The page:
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Bus operators raise concerns on crossing

Luisa Qiolevu
Friday, February 09, 2018

MANAGEMENT of bus companies in Labasa have called on the Fiji Roads Authority to raise low lying Irish crossings to prevent floods.

The bus operators say that flooded Irish crossings in Macuata is not new.

Dalip Chand and Sons Buses Ltd director Rohinil Chand said they had raised their concerns with the Fiji Roads Authority (FRA) on many occasions.

"This has been an ongoing problem in the North and they (FRA)never seem to find any solution to stop these roads from continuously getting flooded," he claimed.

Mr Chand said it would be good if FRA raised the level of crossings and roads so it does not go underwater during heavy down pours.

"We appreciate their help in upgrading the roads in the North, but all we need is for them to come up with a solution because we cannot stop our services every time there's heavy rain," he said.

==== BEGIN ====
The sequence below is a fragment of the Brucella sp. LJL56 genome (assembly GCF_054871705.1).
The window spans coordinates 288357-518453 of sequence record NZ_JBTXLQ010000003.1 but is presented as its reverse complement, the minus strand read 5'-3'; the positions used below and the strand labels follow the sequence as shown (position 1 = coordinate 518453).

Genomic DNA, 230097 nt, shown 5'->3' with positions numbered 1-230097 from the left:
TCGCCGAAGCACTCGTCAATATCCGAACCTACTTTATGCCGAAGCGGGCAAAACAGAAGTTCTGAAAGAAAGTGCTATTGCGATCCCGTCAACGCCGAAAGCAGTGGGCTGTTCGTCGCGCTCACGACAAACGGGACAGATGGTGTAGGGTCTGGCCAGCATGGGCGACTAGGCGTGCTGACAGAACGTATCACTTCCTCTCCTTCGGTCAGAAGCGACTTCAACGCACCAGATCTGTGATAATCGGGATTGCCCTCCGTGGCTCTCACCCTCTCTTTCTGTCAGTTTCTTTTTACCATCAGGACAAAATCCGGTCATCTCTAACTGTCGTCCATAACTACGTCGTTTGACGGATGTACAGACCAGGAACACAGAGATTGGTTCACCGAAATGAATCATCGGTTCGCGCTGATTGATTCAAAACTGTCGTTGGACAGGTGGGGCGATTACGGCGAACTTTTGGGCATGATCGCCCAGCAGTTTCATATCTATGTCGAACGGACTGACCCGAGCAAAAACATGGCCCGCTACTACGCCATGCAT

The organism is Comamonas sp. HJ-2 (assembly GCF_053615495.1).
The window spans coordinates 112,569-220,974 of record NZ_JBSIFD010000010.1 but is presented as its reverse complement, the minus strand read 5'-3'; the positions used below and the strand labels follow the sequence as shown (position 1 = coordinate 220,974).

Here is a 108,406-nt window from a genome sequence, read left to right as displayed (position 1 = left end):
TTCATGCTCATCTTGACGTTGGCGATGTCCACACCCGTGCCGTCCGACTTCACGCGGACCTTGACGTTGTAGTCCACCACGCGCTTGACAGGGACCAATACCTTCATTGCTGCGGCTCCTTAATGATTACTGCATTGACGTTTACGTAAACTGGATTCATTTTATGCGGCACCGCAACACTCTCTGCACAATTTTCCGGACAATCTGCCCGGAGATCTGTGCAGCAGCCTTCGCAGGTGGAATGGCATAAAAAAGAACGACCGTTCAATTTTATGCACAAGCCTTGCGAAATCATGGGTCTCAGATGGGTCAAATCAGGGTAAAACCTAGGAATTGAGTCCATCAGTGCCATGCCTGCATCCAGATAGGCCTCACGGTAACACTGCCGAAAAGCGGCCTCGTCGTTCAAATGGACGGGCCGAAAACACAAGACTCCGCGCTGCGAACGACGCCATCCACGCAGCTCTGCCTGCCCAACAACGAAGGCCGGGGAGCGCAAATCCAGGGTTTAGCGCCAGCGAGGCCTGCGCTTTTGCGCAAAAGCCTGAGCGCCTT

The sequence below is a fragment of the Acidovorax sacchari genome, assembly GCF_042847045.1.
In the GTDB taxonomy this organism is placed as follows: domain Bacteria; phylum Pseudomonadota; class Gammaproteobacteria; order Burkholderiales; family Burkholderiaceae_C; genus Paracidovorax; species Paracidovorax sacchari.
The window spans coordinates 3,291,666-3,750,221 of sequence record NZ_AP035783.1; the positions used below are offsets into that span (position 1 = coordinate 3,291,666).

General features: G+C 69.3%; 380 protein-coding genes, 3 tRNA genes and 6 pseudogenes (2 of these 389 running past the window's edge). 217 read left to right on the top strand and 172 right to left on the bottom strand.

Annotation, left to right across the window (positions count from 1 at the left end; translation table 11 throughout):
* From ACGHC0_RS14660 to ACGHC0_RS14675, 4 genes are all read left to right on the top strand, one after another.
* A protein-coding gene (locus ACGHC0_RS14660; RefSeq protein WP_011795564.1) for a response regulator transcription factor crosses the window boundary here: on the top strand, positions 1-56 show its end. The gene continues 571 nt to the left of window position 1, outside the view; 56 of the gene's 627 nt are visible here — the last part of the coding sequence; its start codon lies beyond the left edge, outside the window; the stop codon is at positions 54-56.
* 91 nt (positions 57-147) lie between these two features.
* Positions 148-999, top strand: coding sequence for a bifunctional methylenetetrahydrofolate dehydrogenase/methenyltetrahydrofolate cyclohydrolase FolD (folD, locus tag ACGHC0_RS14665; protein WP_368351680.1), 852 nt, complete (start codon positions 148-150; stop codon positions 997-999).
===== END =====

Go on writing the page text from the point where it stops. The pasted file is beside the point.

Parmod's Enterprises director Edwin Chand said they too had come across poor roads which had affected their bus services after heavy rain.

"We just hope that these poor roads do not become an issue this year and let's hope the FRA looks into our plight," Mr Chand said.

Fiji Roads Authority chief executive officer Jonathan Moore said current budget and workloads were stretched just to treat the existing aged, overloaded and deteriorated bridges.

"The priority remains based on ensuring these bridges servicing tens of thousands of people daily are attended to first, thereafter we can progressively address rural low volume communities as budget and priority allows," he said.

Mr Moore said most of the roads being complained about in the North were low level crossings and not bridges.

"The Irish crossings are designed to be overtopped by river flow during peak floods as well as this crossing there are a further three more splash crossings at Dreketilailai, Lekutulevu and Urata along the same river and they all go through the same problem," he said.

"One of the issues is that there is still a huge amount of driftwood lying in waterways and although we are trying to remove this with repeated attendance to clear piled up debris, there is still a likelihood that the next heavy rain will wash more debris down against crossings and may result in flooding with scour damage to the crossing approaches."

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